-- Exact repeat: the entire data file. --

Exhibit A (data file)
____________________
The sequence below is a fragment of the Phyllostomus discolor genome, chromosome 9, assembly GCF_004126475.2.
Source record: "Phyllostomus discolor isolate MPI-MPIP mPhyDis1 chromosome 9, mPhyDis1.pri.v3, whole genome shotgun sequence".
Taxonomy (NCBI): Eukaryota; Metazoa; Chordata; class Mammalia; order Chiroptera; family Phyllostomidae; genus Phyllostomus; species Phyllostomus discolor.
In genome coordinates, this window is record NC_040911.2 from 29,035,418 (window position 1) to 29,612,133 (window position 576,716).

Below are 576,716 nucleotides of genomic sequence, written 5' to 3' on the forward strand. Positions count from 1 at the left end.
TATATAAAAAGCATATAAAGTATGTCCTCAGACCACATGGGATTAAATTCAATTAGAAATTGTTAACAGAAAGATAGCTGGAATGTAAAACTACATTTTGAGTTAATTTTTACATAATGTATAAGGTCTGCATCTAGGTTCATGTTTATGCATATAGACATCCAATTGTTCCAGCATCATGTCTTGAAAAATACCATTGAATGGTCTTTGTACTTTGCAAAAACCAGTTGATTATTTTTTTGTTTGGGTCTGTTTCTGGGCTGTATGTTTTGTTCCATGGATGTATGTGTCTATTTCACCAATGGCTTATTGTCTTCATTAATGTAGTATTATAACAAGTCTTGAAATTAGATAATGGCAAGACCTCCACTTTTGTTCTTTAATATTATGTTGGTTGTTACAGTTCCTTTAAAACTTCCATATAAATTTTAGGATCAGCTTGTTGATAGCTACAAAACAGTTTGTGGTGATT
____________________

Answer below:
The sequence below is a fragment of the Phyllostomus discolor genome, chromosome 9, assembly GCF_004126475.2.
Source record: "Phyllostomus discolor isolate MPI-MPIP mPhyDis1 chromosome 9, mPhyDis1.pri.v3, whole genome shotgun sequence".
Taxonomy (NCBI): Eukaryota; Metazoa; Chordata; class Mammalia; order Chiroptera; family Phyllostomidae; genus Phyllostomus; species Phyllostomus discolor.
In genome coordinates, this window is record NC_040911.2 from 29,035,418 (window position 1) to 29,612,133 (window position 576,716).

Below are 576,716 nucleotides of genomic sequence, written 5' to 3' on the forward strand. Positions count from 1 at the left end.
TATATAAAAAGCATATAAAGTATGTCCTCAGACCACATGGGATTAAATTCAATTAGAAATTGTTAACAGAAAGATAGCTGGAATGTAAAACTACATTTTGAGTTAATTTTTACATAATGTATAAGGTCTGCATCTAGGTTCATGTTTATGCATATAGACATCCAATTGTTCCAGCATCATGTCTTGAAAAATACCATTGAATGGTCTTTGTACTTTGCAAAAACCAGTTGATTATTTTTTTGTTTGGGTCTGTTTCTGGGCTGTATGTTTTGTTCCATGGATGTATGTGTCTATTTCACCAATGGCTTATTGTCTTCATTAATGTAGTATTATAACAAGTCTTGAAATTAGATAATGGCAAGACCTCCACTTTTGTTCTTTAATATTATGTTGGTTGTTACAGTTCCTTTAAAACTTCCATATAAATTTTAGGATCAGCTTGTTGATAGCTACAAAACAGTTTGTGGTGATT